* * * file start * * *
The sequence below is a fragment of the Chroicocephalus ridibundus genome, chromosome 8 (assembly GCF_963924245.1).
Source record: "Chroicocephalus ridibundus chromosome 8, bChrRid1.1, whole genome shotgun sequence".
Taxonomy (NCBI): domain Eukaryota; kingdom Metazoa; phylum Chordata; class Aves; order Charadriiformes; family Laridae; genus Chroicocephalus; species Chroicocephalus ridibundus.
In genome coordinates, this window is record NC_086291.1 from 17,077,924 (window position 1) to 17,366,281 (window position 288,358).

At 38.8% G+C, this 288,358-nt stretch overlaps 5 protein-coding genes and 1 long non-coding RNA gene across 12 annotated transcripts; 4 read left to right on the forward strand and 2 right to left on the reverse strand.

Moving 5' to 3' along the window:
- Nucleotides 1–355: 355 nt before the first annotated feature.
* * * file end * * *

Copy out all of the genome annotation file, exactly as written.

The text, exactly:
The sequence below is a fragment of the Chroicocephalus ridibundus genome, chromosome 8 (assembly GCF_963924245.1).
Source record: "Chroicocephalus ridibundus chromosome 8, bChrRid1.1, whole genome shotgun sequence".
Taxonomy (NCBI): domain Eukaryota; kingdom Metazoa; phylum Chordata; class Aves; order Charadriiformes; family Laridae; genus Chroicocephalus; species Chroicocephalus ridibundus.
In genome coordinates, this window is record NC_086291.1 from 17,077,924 (window position 1) to 17,366,281 (window position 288,358).

At 38.8% G+C, this 288,358-nt stretch overlaps 5 protein-coding genes and 1 long non-coding RNA gene across 12 annotated transcripts; 4 read left to right on the forward strand and 2 right to left on the reverse strand.

Moving 5' to 3' along the window:
- Nucleotides 1–355: 355 nt before the first annotated feature.